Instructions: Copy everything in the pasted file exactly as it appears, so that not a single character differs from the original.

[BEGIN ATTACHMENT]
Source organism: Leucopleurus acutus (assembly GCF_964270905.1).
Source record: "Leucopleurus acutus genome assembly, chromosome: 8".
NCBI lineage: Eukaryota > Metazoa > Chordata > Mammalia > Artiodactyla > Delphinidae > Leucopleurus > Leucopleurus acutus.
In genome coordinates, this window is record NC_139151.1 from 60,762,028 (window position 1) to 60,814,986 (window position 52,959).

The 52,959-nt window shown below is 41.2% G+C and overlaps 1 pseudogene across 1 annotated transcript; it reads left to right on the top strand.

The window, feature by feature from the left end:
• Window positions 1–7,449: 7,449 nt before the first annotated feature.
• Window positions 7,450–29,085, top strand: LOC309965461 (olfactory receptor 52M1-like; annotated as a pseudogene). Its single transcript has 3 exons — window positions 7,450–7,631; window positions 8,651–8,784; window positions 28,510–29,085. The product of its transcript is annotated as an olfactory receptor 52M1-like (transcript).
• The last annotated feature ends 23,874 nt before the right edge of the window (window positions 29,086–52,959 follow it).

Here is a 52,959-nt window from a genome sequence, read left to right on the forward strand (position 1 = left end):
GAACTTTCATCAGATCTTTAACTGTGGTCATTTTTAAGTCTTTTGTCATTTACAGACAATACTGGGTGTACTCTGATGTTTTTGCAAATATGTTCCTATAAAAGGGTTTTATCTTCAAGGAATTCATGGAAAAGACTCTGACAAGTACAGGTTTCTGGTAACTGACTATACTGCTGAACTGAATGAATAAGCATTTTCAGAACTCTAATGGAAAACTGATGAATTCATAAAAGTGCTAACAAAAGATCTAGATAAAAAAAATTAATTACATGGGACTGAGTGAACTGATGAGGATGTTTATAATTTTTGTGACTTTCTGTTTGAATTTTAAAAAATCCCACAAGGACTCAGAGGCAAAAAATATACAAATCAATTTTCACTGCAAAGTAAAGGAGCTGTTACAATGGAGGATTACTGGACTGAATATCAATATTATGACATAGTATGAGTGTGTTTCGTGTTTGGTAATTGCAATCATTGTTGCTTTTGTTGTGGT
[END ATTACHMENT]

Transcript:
Source organism: Leucopleurus acutus (assembly GCF_964270905.1).
Source record: "Leucopleurus acutus genome assembly, chromosome: 8".
NCBI lineage: Eukaryota > Metazoa > Chordata > Mammalia > Artiodactyla > Delphinidae > Leucopleurus > Leucopleurus acutus.
In genome coordinates, this window is record NC_139151.1 from 60,762,028 (window position 1) to 60,814,986 (window position 52,959).

The 52,959-nt window shown below is 41.2% G+C and overlaps 1 pseudogene across 1 annotated transcript; it reads left to right on the top strand.

The window, feature by feature from the left end:
• Window positions 1–7,449: 7,449 nt before the first annotated feature.
• Window positions 7,450–29,085, top strand: LOC309965461 (olfactory receptor 52M1-like; annotated as a pseudogene). Its single transcript has 3 exons — window positions 7,450–7,631; window positions 8,651–8,784; window positions 28,510–29,085. The product of its transcript is annotated as an olfactory receptor 52M1-like (transcript).
• The last annotated feature ends 23,874 nt before the right edge of the window (window positions 29,086–52,959 follow it).

Here is a 52,959-nt window from a genome sequence, read left to right on the forward strand (position 1 = left end):
GAACTTTCATCAGATCTTTAACTGTGGTCATTTTTAAGTCTTTTGTCATTTACAGACAATACTGGGTGTACTCTGATGTTTTTGCAAATATGTTCCTATAAAAGGGTTTTATCTTCAAGGAATTCATGGAAAAGACTCTGACAAGTACAGGTTTCTGGTAACTGACTATACTGCTGAACTGAATGAATAAGCATTTTCAGAACTCTAATGGAAAACTGATGAATTCATAAAAGTGCTAACAAAAGATCTAGATAAAAAAAATTAATTACATGGGACTGAGTGAACTGATGAGGATGTTTATAATTTTTGTGACTTTCTGTTTGAATTTTAAAAAATCCCACAAGGACTCAGAGGCAAAAAATATACAAATCAATTTTCACTGCAAAGTAAAGGAGCTGTTACAATGGAGGATTACTGGACTGAATATCAATATTATGACATAGTATGAGTGTGTTTCGTGTTTGGTAATTGCAATCATTGTTGCTTTTGTTGTGGT